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What actually happened at OpenAI and the sacking of Sam Altman?

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I was going to write an in-depth analysis of what actually happened at OpenAI …

… but Bloomberg beat me to it. In their article Doomed Mission Behind Sam Altman’s Shock Ouster From OpenAI, by Max Chafkin and Rachel Metz, there is a fascinating insight into how a technology company booms and explodes and then argue and implode.

Here’s a summary of the Bloomberg article (I recommend you clickthrough and read the whole thing):

Healthy companies led by competent, commercially successful and globally beloved founders generally don’t tend to fire them. And, as Sam Altman walked on stage in San Francisco on November 6, all those things could have described his role at OpenAI.

The co-founder and chief executive officer was, by this point, regularly compared to Bill Gates and Steve Jobs. Eleven days later he would be fired — kicking off a chaotic weekend during which executives and investors loyal to Altman were agitating for his return. The board ignored them, and hired Emmett Shear, the former Twitch CEO, instead. Nearly all OpenAI employees then threatened to quit and follow Altman out of the company.

On November 6, at the company’s first developer conference … Altman invited CEO Satya Nadella onto the stage ...

... and asked him how Microsoft felt about the partnership. Nadella started to respond, and then broke into laughter, as if the answer to the question was absurdly obvious … [then] Nadella announced at midnight local time on Sunday [November 19] that Altman would lead a new in-house AI lab alongside OpenAI board member Greg Brockman, who’d also left last week. Microsoft, meanwhile, remains committed to the OpenAI partnership, he said. Shares jumped to their highest ever.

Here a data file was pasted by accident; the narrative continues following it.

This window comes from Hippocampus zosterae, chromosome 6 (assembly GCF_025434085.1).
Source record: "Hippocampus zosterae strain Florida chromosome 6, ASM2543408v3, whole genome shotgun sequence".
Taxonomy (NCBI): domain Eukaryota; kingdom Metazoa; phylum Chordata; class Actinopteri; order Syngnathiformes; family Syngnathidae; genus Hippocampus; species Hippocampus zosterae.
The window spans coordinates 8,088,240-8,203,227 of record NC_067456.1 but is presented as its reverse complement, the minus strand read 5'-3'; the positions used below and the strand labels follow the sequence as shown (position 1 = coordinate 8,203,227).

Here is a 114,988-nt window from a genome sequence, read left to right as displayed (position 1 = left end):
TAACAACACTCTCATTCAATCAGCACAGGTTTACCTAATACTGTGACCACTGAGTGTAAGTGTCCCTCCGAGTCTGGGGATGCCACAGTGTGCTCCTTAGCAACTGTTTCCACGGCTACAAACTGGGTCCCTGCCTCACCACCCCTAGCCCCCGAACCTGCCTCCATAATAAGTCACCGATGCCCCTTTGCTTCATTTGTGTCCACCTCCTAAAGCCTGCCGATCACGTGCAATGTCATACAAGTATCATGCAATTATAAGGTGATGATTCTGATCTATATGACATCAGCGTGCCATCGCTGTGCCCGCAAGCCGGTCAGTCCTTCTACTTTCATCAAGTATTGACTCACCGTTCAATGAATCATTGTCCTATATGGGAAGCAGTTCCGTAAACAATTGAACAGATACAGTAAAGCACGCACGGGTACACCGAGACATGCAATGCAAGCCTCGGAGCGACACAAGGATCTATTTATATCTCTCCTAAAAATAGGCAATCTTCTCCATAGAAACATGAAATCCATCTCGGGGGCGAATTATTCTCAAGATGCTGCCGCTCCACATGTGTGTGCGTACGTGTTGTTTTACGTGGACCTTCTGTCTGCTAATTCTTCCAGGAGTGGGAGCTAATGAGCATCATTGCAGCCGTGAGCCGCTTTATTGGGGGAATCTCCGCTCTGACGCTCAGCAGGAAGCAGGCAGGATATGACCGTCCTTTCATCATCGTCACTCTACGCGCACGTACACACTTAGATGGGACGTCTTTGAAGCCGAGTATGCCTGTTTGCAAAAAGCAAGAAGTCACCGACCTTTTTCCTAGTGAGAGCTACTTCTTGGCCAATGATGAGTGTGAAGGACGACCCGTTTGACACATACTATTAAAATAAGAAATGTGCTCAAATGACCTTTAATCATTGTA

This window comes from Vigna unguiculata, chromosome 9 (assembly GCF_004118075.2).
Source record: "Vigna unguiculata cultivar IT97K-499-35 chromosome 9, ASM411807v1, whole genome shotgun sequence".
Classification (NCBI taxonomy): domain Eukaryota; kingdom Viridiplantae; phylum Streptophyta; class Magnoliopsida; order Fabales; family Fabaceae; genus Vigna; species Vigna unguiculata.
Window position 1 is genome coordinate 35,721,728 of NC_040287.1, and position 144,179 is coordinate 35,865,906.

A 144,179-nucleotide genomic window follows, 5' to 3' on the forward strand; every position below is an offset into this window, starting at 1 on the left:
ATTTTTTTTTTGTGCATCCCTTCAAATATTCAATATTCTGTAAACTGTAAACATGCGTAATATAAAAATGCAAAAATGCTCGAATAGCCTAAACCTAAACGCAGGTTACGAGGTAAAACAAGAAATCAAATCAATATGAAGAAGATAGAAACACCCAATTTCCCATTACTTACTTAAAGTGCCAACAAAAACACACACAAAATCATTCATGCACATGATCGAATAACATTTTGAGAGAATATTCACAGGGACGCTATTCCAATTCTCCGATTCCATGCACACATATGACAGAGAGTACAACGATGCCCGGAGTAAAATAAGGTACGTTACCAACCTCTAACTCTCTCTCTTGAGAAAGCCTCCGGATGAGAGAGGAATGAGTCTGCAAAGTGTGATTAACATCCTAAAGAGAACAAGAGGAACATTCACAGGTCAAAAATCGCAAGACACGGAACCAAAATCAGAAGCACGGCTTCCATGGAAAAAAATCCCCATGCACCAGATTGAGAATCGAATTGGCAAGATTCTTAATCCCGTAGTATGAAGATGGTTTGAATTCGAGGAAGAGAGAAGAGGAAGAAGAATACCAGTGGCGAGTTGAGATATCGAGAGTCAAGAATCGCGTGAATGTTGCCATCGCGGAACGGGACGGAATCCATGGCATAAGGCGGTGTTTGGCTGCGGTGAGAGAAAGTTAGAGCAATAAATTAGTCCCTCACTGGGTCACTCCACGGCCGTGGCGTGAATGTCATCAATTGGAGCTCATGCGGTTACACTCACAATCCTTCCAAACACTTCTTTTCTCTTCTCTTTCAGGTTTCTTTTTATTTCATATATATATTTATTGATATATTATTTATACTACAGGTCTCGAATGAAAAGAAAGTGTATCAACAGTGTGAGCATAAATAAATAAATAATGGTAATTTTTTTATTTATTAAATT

Even though OpenAI's most important shareholder is still in favour of Altman, his board of directors remained deeply sceptical. The board included Altman and Brockman, a close ally and OpenAI’s president, but was ultimately controlled by the interests of scientists who worried that the company’s expansion was out of control, maybe even dangerous.

That put the scientists at odds with Altman and Brockman, who both argued that OpenAI was growing its business out of necessity. Every time a customer asks OpenAI’s ChatGPT chatbot a question it requires huge amounts of expensive computing power — so much that the company was having trouble keeping up with the explosive demand from users. The company has been forced to place limits on the number of times users can query its most powerful AI models in a day. In fact, the situation got so dire in the days after the developer conference, Altman announced that the company was pausing sign-ups for its paid ChatGPT Plus service for an indeterminate amount of time.